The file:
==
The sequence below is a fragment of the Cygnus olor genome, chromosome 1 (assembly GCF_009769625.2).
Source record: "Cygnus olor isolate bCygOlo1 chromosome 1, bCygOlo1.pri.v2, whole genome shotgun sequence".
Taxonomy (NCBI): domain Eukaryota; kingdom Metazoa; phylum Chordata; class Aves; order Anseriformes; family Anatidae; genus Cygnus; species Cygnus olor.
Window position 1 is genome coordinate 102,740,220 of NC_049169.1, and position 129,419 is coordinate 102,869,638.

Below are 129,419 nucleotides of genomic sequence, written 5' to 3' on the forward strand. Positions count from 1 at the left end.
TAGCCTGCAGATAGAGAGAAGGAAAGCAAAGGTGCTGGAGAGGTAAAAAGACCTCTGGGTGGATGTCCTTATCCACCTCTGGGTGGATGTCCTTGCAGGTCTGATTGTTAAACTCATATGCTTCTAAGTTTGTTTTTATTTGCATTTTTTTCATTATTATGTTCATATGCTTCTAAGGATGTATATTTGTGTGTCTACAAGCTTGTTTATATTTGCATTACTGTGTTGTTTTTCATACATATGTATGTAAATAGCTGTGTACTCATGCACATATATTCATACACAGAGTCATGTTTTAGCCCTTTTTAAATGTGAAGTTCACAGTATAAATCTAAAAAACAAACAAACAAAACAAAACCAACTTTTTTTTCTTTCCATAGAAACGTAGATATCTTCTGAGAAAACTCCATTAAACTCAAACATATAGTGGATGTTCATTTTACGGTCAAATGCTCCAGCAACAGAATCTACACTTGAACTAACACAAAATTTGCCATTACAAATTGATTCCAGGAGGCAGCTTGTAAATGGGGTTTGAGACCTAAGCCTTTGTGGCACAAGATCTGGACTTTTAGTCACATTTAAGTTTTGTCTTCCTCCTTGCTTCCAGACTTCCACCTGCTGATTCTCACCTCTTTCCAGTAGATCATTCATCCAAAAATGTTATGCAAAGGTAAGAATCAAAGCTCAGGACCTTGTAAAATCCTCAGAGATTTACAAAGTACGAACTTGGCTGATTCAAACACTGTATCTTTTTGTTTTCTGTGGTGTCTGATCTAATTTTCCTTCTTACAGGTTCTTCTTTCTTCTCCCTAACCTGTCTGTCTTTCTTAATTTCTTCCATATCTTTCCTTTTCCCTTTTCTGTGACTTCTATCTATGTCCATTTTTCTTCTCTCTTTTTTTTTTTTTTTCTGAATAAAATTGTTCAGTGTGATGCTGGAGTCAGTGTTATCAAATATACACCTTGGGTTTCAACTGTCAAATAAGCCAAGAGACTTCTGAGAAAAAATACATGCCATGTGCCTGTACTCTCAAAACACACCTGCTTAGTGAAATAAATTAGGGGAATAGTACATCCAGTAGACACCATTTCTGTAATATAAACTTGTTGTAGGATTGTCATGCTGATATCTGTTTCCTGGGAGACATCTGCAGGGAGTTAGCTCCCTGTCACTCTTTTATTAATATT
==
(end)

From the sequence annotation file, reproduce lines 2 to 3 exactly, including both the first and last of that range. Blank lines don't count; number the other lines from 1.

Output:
Source record: "Cygnus olor isolate bCygOlo1 chromosome 1, bCygOlo1.pri.v2, whole genome shotgun sequence".
Taxonomy (NCBI): domain Eukaryota; kingdom Metazoa; phylum Chordata; class Aves; order Anseriformes; family Anatidae; genus Cygnus; species Cygnus olor.